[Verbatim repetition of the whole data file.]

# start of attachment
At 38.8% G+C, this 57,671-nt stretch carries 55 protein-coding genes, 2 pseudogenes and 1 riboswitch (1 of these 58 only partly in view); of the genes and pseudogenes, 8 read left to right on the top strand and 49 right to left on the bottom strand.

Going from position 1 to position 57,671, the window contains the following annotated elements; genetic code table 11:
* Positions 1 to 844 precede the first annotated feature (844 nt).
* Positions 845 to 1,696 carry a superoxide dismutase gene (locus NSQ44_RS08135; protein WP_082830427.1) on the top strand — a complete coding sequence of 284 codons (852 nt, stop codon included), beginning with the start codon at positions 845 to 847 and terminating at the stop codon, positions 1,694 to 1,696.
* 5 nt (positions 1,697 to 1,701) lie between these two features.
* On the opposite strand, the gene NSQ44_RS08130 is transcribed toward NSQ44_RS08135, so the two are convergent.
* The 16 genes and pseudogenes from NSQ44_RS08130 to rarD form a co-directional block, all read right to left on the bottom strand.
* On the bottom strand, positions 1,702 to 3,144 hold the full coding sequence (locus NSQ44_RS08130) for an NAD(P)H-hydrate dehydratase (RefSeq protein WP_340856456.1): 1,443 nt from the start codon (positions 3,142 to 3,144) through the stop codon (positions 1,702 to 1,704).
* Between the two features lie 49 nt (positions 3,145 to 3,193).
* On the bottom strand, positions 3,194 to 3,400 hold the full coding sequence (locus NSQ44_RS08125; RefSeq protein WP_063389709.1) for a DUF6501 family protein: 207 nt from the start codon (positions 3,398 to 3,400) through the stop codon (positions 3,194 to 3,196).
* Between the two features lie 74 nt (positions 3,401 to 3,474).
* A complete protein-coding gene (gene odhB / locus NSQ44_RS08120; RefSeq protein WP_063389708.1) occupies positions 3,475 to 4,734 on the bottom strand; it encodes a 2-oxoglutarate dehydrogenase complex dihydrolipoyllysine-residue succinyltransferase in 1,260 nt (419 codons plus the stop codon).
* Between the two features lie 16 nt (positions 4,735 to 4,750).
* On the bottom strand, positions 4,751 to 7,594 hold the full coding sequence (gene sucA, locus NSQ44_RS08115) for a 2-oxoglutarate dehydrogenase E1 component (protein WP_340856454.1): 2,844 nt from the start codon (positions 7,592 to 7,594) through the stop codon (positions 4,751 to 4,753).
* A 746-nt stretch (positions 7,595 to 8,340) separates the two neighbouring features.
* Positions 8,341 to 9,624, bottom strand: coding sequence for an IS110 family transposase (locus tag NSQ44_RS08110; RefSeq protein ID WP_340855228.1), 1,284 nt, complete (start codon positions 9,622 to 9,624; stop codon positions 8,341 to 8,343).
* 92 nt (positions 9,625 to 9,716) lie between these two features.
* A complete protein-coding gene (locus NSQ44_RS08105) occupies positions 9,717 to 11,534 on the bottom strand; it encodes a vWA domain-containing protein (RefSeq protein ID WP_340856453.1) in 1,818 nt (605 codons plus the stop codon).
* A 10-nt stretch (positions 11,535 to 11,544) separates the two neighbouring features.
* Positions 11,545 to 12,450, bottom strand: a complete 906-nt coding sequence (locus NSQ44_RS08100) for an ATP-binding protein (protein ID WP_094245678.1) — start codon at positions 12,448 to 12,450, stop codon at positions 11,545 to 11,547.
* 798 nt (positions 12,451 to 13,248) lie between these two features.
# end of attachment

At 38.8% G+C, this 57,671-nt stretch carries 55 protein-coding genes, 2 pseudogenes and 1 riboswitch (1 of these 58 only partly in view); of the genes and pseudogenes, 8 read left to right on the top strand and 49 right to left on the bottom strand.

Going from position 1 to position 57,671, the window contains the following annotated elements; genetic code table 11:
* Positions 1 to 844 precede the first annotated feature (844 nt).
* Positions 845 to 1,696 carry a superoxide dismutase gene (locus NSQ44_RS08135; protein WP_082830427.1) on the top strand — a complete coding sequence of 284 codons (852 nt, stop codon included), beginning with the start codon at positions 845 to 847 and terminating at the stop codon, positions 1,694 to 1,696.
* 5 nt (positions 1,697 to 1,701) lie between these two features.
* On the opposite strand, the gene NSQ44_RS08130 is transcribed toward NSQ44_RS08135, so the two are convergent.
* The 16 genes and pseudogenes from NSQ44_RS08130 to rarD form a co-directional block, all read right to left on the bottom strand.
* On the bottom strand, positions 1,702 to 3,144 hold the full coding sequence (locus NSQ44_RS08130) for an NAD(P)H-hydrate dehydratase (RefSeq protein WP_340856456.1): 1,443 nt from the start codon (positions 3,142 to 3,144) through the stop codon (positions 1,702 to 1,704).
* Between the two features lie 49 nt (positions 3,145 to 3,193).
* On the bottom strand, positions 3,194 to 3,400 hold the full coding sequence (locus NSQ44_RS08125; RefSeq protein WP_063389709.1) for a DUF6501 family protein: 207 nt from the start codon (positions 3,398 to 3,400) through the stop codon (positions 3,194 to 3,196).
* Between the two features lie 74 nt (positions 3,401 to 3,474).
* A complete protein-coding gene (gene odhB / locus NSQ44_RS08120; RefSeq protein WP_063389708.1) occupies positions 3,475 to 4,734 on the bottom strand; it encodes a 2-oxoglutarate dehydrogenase complex dihydrolipoyllysine-residue succinyltransferase in 1,260 nt (419 codons plus the stop codon).
* Between the two features lie 16 nt (positions 4,735 to 4,750).
* On the bottom strand, positions 4,751 to 7,594 hold the full coding sequence (gene sucA, locus NSQ44_RS08115) for a 2-oxoglutarate dehydrogenase E1 component (protein WP_340856454.1): 2,844 nt from the start codon (positions 7,592 to 7,594) through the stop codon (positions 4,751 to 4,753).
* A 746-nt stretch (positions 7,595 to 8,340) separates the two neighbouring features.
* Positions 8,341 to 9,624, bottom strand: coding sequence for an IS110 family transposase (locus tag NSQ44_RS08110; RefSeq protein ID WP_340855228.1), 1,284 nt, complete (start codon positions 9,622 to 9,624; stop codon positions 8,341 to 8,343).
* 92 nt (positions 9,625 to 9,716) lie between these two features.
* A complete protein-coding gene (locus NSQ44_RS08105) occupies positions 9,717 to 11,534 on the bottom strand; it encodes a vWA domain-containing protein (RefSeq protein ID WP_340856453.1) in 1,818 nt (605 codons plus the stop codon).
* A 10-nt stretch (positions 11,535 to 11,544) separates the two neighbouring features.
* Positions 11,545 to 12,450, bottom strand: a complete 906-nt coding sequence (locus NSQ44_RS08100) for an ATP-binding protein (protein ID WP_094245678.1) — start codon at positions 12,448 to 12,450, stop codon at positions 11,545 to 11,547.
* 798 nt (positions 12,451 to 13,248) lie between these two features.